Temptation comes in all shape and sizes.  In today’s world that has never been truer.  We are hit by temptation from every angle – and what might seem to you quite innocent or not even a temptation can be to someone else an all-encompassing obsession.  What is clear is that temptation will come.  We haven’t the space to unpack the concept of “evil” today, but our prayer asks God not lead us into temptation or, as some translations write, “trials”.  The suggestion in the Lord’s Prayer that God might lead us into temptation seems to contradict the Letter of James 1:13  (Let no one say when he is tempted, “I am being tempted by God,” for God cannot be tempted with evil, and he himself tempts no one).  I don’t think there is a contradiction, rather that the prayer recognized that, in this world, temptation is inevitable because things are far from perfect and asks that when temptation comes that God be with us as we face it.
Alcoholic Anonymous (AA) was founded in 1935 by Bill Wilson (known as Bill W.).  Bill W. was an alcoholic who had ruined a promising career on Wall Street by his drinking.  He also failed to graduate from Law School because he was too drunk to pick up his diploma.  His drinking damaged his marriage, and he was hospitalized for alcoholism.  Through a church-led movement Bill W. managed to fight his temptation and remain sober.  What he began ended up being the 12 steps programme and it has helped many people with a variety of different addictions.  One of the most important aspects of the programme is the realization that you cannot do it yourself –  you need to attend meetings and you need the help of a Higher Power.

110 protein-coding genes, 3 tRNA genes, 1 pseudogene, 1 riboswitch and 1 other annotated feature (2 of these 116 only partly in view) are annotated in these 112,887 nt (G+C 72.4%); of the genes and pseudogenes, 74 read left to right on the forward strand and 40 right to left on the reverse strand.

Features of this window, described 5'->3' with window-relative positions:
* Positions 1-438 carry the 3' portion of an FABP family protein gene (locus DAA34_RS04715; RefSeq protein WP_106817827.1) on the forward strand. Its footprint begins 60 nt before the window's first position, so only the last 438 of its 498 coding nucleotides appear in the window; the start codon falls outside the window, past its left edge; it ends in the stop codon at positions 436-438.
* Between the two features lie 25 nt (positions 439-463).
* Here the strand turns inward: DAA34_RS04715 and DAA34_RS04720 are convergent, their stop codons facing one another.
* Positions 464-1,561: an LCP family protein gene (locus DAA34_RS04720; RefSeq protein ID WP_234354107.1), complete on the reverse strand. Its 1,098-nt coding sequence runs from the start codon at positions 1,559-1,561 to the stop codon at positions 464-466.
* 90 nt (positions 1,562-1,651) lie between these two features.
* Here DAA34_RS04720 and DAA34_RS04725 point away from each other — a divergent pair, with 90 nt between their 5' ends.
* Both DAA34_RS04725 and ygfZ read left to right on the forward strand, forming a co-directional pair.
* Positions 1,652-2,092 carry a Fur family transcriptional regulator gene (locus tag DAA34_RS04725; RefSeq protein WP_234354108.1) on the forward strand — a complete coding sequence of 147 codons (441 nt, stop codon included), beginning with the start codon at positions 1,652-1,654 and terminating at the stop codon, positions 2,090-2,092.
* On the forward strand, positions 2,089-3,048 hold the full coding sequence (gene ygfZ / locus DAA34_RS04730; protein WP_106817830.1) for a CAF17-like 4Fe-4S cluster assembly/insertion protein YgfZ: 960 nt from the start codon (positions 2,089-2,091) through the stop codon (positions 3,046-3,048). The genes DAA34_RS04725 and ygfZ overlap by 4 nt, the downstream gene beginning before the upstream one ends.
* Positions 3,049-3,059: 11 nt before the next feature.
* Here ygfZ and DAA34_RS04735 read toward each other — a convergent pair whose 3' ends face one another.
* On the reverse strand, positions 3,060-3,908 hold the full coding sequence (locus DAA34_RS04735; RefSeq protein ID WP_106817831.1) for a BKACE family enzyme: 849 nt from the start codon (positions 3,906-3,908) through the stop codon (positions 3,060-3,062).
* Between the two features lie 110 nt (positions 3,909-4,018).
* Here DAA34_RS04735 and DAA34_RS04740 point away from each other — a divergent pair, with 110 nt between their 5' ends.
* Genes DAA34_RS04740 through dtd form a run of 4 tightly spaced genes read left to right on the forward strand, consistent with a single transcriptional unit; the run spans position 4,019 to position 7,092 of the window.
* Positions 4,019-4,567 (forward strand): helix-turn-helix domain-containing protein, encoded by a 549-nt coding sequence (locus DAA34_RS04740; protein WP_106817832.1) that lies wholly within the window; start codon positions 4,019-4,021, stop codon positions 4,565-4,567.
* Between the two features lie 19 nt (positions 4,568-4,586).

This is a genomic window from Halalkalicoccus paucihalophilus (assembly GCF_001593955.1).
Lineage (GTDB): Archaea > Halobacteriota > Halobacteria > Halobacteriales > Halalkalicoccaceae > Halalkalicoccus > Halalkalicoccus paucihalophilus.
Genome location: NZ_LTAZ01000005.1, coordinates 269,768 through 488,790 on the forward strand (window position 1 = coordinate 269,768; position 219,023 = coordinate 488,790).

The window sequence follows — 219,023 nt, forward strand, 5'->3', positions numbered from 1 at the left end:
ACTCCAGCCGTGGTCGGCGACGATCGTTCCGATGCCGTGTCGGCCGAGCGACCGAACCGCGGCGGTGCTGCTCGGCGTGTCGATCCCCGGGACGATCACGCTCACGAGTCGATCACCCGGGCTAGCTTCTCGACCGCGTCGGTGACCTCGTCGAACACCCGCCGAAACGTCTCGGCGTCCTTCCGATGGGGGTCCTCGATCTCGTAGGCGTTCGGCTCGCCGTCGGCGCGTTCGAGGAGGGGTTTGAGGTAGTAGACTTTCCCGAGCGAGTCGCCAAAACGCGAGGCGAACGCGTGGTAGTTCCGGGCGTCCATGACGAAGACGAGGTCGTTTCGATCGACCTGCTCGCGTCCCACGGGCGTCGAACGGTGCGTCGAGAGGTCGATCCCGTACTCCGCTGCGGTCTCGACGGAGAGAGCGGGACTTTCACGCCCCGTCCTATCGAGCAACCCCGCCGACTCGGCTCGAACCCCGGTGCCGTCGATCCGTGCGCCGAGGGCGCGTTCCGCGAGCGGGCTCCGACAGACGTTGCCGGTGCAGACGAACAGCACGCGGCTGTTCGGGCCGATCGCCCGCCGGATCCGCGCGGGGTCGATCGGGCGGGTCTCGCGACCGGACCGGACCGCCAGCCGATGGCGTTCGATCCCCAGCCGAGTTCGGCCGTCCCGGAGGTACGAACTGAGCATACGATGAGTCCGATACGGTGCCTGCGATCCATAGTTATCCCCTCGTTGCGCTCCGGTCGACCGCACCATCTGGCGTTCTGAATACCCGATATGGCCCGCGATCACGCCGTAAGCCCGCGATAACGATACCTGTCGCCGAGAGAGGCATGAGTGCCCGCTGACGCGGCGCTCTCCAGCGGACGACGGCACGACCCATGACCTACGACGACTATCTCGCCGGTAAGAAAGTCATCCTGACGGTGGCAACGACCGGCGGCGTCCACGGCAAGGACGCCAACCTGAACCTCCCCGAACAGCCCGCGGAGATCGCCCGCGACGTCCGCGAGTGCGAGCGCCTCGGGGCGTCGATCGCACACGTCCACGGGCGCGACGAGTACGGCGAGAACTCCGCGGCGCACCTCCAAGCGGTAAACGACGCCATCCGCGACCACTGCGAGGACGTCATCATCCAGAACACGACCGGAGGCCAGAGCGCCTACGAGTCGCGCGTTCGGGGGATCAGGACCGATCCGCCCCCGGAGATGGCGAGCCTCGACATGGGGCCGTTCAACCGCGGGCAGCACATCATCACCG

The same is true for us Christians and that is what the Church, at its best, has to offer.  Times of temptation highlight for us our need for community – to be part of a group of believers with whom we can share our lives, where we can give and receive encouragement and support and where we can develop and strengthen our faith.  On our own and isolated, without support from fellow believers, we are far more at risk of succumbing to temptation and then to continuing to indulge in it.  As we’ve said: none of us is free from temptation; it comes in all shapes and sizes and from all quarters!
So on this, the final day of our novena of prayer in which we have joined with countless others up and down the country praying for the re-evangelisation of this nation, we invite you to pray for God’s Church to be this loving and supporting safe place and to for us to know that God is always with us in our times of trials and our hours of need.  Today we also ask for your prayers for the newest community in our parish – that of Forge Wood (from amongst whose residents we have already had our first baptism and marriage enquiry) and for Forge Wood Primary School as it prepares for its first intake of children in September (in temporary accommodation).

The Curate Writes…